Digital vs. analog. The head vs. the heart. Traditional or unconventional. Choose your side. Or don’t. The best bet? Use all of them.
Subscribing to this last idea is the highly inventive New York-based duo of Nick Zammuto and Paul de Jong, known as the Books. On their records they mix the core elements of acoustic guitar, cello and spare vocals with the electronic manipulation of these instruments and samples of found sounds and human voices. The end results are musical collages, reconstructions and mini-masterpieces that exemplify what is possible in the musical age of the computer.
Mad scientists of audio mixology, they construct in many cases what would seemingly be impossible to replicate in the live setting. However, performing as part of the third annual Communikey Festival of the Electronic Arts at the Fox Theatre in Boulder Friday evening, the Books presented a sold-out crowd with an overwhelmingly wonderful bricolage of sight and sound. It was a multimedia performance that went far beyond the live music realm to create something both intelligent and emotional.
Zammuto (focusing on acoustic guitar, vocals and occasional laptop tweaking) and de Jong (cello and bass) were joined on stage this evening by a new multi-instrumentalist who, in his first onstage appearance with the band, covered everything else from violin and keyboards to electric guitar and samples. All three were supported by the spectacle of perfectly synced video for each song, which utilized the same found-object technique that the Books manipulate so well. The combined effect was riveting and often dreamlike.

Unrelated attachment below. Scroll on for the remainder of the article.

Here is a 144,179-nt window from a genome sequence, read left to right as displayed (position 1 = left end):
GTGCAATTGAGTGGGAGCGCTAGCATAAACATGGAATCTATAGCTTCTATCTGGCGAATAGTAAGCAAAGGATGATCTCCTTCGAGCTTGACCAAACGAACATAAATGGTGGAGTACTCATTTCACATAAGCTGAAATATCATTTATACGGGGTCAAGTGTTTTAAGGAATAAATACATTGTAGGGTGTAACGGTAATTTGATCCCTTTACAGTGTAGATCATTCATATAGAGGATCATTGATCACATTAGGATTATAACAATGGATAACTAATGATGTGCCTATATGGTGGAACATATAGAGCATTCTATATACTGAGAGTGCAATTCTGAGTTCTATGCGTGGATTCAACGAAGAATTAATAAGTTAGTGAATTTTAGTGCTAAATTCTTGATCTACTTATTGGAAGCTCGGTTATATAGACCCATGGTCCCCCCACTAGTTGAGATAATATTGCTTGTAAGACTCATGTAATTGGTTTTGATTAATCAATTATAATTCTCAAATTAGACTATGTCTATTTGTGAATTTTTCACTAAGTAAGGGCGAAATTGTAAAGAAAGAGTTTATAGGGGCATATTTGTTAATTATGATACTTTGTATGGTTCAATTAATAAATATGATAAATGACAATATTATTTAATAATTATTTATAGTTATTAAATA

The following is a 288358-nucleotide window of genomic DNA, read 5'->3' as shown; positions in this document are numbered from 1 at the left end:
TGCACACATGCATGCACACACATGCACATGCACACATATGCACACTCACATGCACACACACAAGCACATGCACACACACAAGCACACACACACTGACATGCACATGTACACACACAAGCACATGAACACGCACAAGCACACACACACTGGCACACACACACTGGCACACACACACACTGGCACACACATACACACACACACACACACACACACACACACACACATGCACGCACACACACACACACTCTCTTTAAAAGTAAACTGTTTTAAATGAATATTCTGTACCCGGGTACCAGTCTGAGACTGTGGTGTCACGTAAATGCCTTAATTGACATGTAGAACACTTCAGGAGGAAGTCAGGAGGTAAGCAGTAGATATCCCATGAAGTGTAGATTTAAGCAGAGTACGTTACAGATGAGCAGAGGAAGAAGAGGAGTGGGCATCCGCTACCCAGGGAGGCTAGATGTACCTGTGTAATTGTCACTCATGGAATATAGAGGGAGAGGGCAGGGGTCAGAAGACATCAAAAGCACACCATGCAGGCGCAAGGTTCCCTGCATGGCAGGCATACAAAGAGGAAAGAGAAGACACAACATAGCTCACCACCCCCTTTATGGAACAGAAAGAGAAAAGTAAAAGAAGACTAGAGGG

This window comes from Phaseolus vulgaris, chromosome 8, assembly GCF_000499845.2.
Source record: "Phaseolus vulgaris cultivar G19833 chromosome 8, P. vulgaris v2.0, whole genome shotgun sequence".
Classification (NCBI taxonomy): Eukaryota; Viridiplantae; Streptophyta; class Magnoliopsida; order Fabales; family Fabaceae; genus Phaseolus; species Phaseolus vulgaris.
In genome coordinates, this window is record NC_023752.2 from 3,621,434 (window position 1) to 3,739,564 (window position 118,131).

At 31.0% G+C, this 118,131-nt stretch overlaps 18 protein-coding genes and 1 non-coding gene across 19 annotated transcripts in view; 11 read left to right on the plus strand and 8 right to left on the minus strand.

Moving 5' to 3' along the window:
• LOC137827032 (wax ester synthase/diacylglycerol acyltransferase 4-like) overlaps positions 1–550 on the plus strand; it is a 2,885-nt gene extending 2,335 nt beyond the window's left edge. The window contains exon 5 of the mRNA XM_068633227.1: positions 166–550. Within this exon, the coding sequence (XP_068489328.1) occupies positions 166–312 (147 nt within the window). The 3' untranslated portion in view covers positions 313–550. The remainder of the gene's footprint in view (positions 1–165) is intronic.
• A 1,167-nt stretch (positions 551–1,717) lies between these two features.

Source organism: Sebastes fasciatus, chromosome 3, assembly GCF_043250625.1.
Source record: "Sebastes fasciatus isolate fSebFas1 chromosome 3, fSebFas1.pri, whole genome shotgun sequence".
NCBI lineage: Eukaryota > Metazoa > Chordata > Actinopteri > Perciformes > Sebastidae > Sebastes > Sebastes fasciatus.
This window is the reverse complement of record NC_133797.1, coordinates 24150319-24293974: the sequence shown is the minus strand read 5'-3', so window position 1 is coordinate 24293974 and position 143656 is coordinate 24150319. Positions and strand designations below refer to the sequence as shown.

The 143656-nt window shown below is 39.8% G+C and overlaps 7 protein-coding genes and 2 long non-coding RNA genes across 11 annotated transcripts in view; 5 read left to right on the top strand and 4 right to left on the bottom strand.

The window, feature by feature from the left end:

Performances ranged from the quietly introspective and uniformly triumphant “An Owl With Knees” to the transcendent, as with the flawless “Take Time.” Their nimble musicianship was downright jaw-dropping, exemplified with the note-perfect take of what in the recorded domain was cut-and-pasted guitar work on “That Right Ain’t Shit.”
Further, they offered a nod to tradition in their cover of Nick Drake’s “Cello Song,” and showcased a sense of humor both visually with “Meditation Outtakes” and aurally in the (sometimes equally terrifying and funny) samples of what children will say in a new song from their upcoming album “The Way Out.”
Though there was an apparent scholarly — almost clinical — focus on detail from the group in both the audio and visual aspects of what they were presenting, there was never the loss of humanity involved. Zammuto often explained exactly what and where the digital samples came from and included how, in some cases, they related to his own life. And de Jong, head tilted skyward, eyes shut as he played, became rapturously lost in each performance.
The audience was right there with him. Taking in the digital and the analog, the visual and the audible fully with head and heart.
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Michael Behrenhausen is a Denver-based writer, musician and occasional Reverb contributor. The worst crime he ever did was play some rock and roll.